Brioni Suits for Men
What do Donald Trump, Nelson Mandela, Eric Clapton, Al Pacino, Rudolph Guiliani, Richard Gere, Kofi Annan, and Vladimir Putin all have in common? They have one thing in common for sure, that being that they are each among an elite group of 25,000 men who have their bespoke suits made by Brioni in Italy.
Master tailor Nazareno Fonticoli and public relations expert Gaetano Savini founded the Brioni Company and label in Rome, Italy in 1945. The name Brioni refers to the Croatian Islands whose elegant resorts were popular with Italian aristocrats prior to the Second World War.
Brioni changed everything about men’s suits from their appearance to their purpose. Before Brioni, suits were designed to keep a man warm and therefore were bulky, padded and oversized; they were made of heavy materials that were undeniably both hard to work with and lacking in style. They were for better words, uniformly drab.
Brioni’s realization that men were now working in climate controlled environs and living more and more in warm weather climes, allowed them the opportunity to use their skills as a designer to create lighter, close-fit suits which were constructed to make a man look good.
Brioni staged history’s first fashion show of men’s clothing at Florence in 1952. Two years later the company did the same in New York City, thus introducing their suits to the American consumer. Soon, Brioni suits were being worn not only by European nobility---their original clientele---but also by big-framed Hollywood actors such as Cary Grant, Clark Gable, Henry Fonda, Kirk Douglas, Gary Cooper, Richard Burton and John Wayne.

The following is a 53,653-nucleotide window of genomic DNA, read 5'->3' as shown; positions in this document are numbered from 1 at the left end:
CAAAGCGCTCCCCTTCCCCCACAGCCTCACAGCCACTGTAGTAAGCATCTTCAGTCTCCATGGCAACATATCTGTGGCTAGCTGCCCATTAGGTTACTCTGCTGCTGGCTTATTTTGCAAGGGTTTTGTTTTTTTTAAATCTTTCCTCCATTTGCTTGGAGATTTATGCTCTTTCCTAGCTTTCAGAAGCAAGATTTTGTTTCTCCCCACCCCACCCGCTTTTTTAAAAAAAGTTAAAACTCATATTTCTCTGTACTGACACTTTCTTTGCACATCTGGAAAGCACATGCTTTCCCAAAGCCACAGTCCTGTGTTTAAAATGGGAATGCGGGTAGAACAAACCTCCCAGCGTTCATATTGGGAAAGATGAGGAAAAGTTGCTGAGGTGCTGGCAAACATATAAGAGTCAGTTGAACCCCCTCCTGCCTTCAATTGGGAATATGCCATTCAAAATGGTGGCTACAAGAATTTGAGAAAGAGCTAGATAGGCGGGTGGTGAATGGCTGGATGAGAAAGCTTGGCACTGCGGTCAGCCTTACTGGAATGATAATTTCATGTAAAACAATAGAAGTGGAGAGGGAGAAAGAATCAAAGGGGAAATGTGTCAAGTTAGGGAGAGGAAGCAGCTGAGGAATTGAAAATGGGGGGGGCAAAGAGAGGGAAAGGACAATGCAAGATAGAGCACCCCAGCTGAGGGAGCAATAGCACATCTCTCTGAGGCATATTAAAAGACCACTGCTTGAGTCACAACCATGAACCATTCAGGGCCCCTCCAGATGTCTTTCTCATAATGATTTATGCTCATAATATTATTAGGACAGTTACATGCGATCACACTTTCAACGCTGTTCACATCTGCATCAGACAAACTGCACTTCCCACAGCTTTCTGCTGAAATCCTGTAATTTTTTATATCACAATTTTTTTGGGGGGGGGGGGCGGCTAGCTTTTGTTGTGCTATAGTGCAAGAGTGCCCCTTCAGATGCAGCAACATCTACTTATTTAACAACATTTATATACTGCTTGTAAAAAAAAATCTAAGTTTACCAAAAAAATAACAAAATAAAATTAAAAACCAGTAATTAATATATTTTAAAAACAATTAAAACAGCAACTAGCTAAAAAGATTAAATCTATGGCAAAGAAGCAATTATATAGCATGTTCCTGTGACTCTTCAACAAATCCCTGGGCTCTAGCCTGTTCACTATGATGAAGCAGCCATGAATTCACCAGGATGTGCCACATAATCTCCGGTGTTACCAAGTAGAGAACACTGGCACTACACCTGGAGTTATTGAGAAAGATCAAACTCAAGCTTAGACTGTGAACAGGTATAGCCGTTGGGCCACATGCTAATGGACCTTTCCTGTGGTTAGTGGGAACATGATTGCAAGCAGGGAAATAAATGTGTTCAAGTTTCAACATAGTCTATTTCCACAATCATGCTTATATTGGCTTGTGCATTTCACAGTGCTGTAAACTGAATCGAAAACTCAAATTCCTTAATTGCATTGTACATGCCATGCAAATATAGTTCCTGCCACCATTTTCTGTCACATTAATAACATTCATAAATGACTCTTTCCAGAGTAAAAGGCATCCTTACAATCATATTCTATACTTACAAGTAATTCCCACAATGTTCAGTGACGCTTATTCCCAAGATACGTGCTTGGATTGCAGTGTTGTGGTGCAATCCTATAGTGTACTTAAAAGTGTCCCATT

By 1960, the mecca of men’s clothing was no longer London and Saville Row, but had turned to Rome and Brioni. Sophisticated, stylish, elegant men were drawn to the new “Continental Look” that featured broad shoulders and narrow waists, relaxed Italian silhouettes, daring colors and fabrics. Brioni was the first designer to use silk in a man’s suit.
Italian tailors were historically known for their impeccable craftsmanship, with their reputation for quality stretching back to the Renaissance. Brioni became known for peerless cutting and stitching, and their handmade suits were totally customized from scratch and measured to the millimeter.
A man’s appearance in a gorgeous, luxurious Brioni suit guaranteed that he would instantly be considered suave, poised and charming in his sartorial splendor. John Gotti, Bobby Kennedy, Johnny Carson, and Pavarotti were all customers of Brioni.
Brioni employs a total of 900 tailors at their factory in Italy, and has 38 boutiques located around the globe including six in the United States. Their least expensive suits start at $5,000, whereas their most expensive may run up to $46,000.
Brioni features some 5000 fabrics from which the buyer can choose. A master tailor will spend an average of 32.5 hours making one suit out of the wool from 2 rams and 4 ewes. Total production time for one men’s suit is two months, and it involves 185 operations with rest periods---for the suit---in between.
Brioni now makes men’s shirts, ties, leather goods and women’s wear as well. Their most recent coup came in 1995 when they received the contract to provide the suits for 007; taking that contract away from Saville Row which had previously attired the actors in the role of James Bond.